The market of people who would drink a beer with Steve Austin's name on it is, no matter how you slice it, a niche audience.  Stone Cold Beer will never be on tap at every bar, or on sale at every 7-11.  Never.  So even though the story you get is "most people like the domestic beers that cost $4 or less per six pack," it's of no help to you because you can't make a Stone Cold beer that would be that cheap because you won't be able to sell the volume needed to be profitable.
    My advice: don't do the normal WWE thing and think you can do it all by yourself.  Just find a willing partner, either a smaller brewery that could use the exposure of a WWE-brand in its family or a bigger facility with excess capacity that could be had on the cheap, and churn out something actually half-way decent in smaller batches.  Sell it at a premium over your Buds and MGDs -- not by much, but enough to exploit the fact that although the Austin Audience in a niche one, it's also one that is probably gonna be pretty loyal -- and accept the fact that you're going to be a "Specialty Beer," not on every shelf with Budweiser. Also: if you follow my advice this far, join me for one last step and make sure you include 22 oz. bottles in the product line.  Don't fear being a niche marketed Specialty Beer, embrace it with duece-dueces that are frequently ricockulously over-priced in pretentious bars!  Like I said: exploit the market that's there, baby!
    Class dismissed.
  • We're at the end, and so bear with me for a rambling final bullet point... hey, I gotta give you SOMEthing to read over the weekend.  Especially since Erin decided to celebrate the Broad Perspective's first birthday by taking the day off....  so besides me, it's the already-plugged SD! recap, and then there is Brad Smoley's latest Cheap Heat, which is out-freaking-standing, probably my favorite Cheap Heat to date, and you have to see it.
    But then, I'm all that's left, so join me, now, for a little column closing anecdote.  Or something....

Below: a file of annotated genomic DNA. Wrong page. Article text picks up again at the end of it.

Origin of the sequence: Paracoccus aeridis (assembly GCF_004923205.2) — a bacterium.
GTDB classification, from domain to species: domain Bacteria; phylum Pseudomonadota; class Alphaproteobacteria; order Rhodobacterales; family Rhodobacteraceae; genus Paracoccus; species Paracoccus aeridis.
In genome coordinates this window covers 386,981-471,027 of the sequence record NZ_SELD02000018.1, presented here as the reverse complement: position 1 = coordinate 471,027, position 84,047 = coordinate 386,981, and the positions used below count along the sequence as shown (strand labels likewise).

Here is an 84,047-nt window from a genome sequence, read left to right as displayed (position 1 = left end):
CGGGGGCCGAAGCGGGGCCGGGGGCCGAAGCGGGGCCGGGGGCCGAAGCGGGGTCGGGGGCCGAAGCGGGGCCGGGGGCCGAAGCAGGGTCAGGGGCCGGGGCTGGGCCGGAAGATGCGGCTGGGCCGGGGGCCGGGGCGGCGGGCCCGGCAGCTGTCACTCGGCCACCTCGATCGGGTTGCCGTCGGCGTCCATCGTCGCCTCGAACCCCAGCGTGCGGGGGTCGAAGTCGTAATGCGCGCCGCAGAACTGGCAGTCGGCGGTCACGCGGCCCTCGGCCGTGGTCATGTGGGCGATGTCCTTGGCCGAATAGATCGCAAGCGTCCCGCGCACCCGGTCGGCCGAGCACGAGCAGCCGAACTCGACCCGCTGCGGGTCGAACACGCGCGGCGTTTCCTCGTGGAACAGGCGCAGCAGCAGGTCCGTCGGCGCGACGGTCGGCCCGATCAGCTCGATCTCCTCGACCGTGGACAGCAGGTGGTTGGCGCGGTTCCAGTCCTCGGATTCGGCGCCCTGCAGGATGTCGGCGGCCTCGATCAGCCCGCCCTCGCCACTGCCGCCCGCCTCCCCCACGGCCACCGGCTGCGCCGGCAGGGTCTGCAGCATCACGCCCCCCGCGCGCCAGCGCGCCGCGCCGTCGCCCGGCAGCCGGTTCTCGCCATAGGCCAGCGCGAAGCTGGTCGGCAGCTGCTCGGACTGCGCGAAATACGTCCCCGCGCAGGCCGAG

OK, so the past two days have been some wacky ones for receiving e-mails.  Yeah, there was a little bit of wrestling talk (mostly, as alluded to above, about how I overreacted to the Evolution/Foley thing), but mostly it was people picking strange things to correct, nitpick, and kvetch about.
    Like the 3 people who took issue with me saying the Rock was "only 90 minutes away from RAW."  Apparently, the mileage is maybe close to 90 miles from LA to Bakersfield (so I was close on that, based merely on the fact that I've got a brother in LA and have had occasion to see Bakersfield on maps of his region), but the trip itself would have taken much longer.  I neglected to take into account that 8pm here is 5pm (and Rush Hour from Hell) there.  OK, Californians, point taken.  You win.  But Rocky could still have gotten a helicopter or something.  You know, like in his big fancy entrance video!  He's a big movie star!
    Or the 5 people who were inspired to say "You made my day" because I used a line from "Airplane" in my spoiler introduction.  Which is cool and all, I'm glad you got a chuckle.  But on a thrice weekly basis, I'm making witty comments all of my own creation!  Not cribbed from (admittedly-classic) movies!  And those get no love?!?  I feel like such a hack.
    And then there were, I don't know, a few more people (maybe 8-ish) who mailed in because one of my attempted witty asides was grossly inappropriate.  I joked that after Jake and Brutus' recent transgressions, Ko Ko B. Ware had better be careful because I didn't want to know what he and Frankie were up to in their spare time (or something along those lines).  Angry Frankie fans flooded the switchboards to remind me that Frankie had perished in a fire a couple years ago!  I actually think I do remember that, now, although it slipped my mind on Wednesday.  And even if I could go back in time and take it back, what could I have inserted instead that would have been funny AND appropriate?  I'm blanking... I mean, I guess I could have spun some scenario involving the Dynamite Kid, Matilda, and a jar of peanut butter.  But that one's even worse than tainting the memory of a fine macaw, I think.  I'd fully deserve whatever ass kicking that one would have resulted in.  So I'm just glad I didn't mention it!  Oh, wait.....  DAMMIT!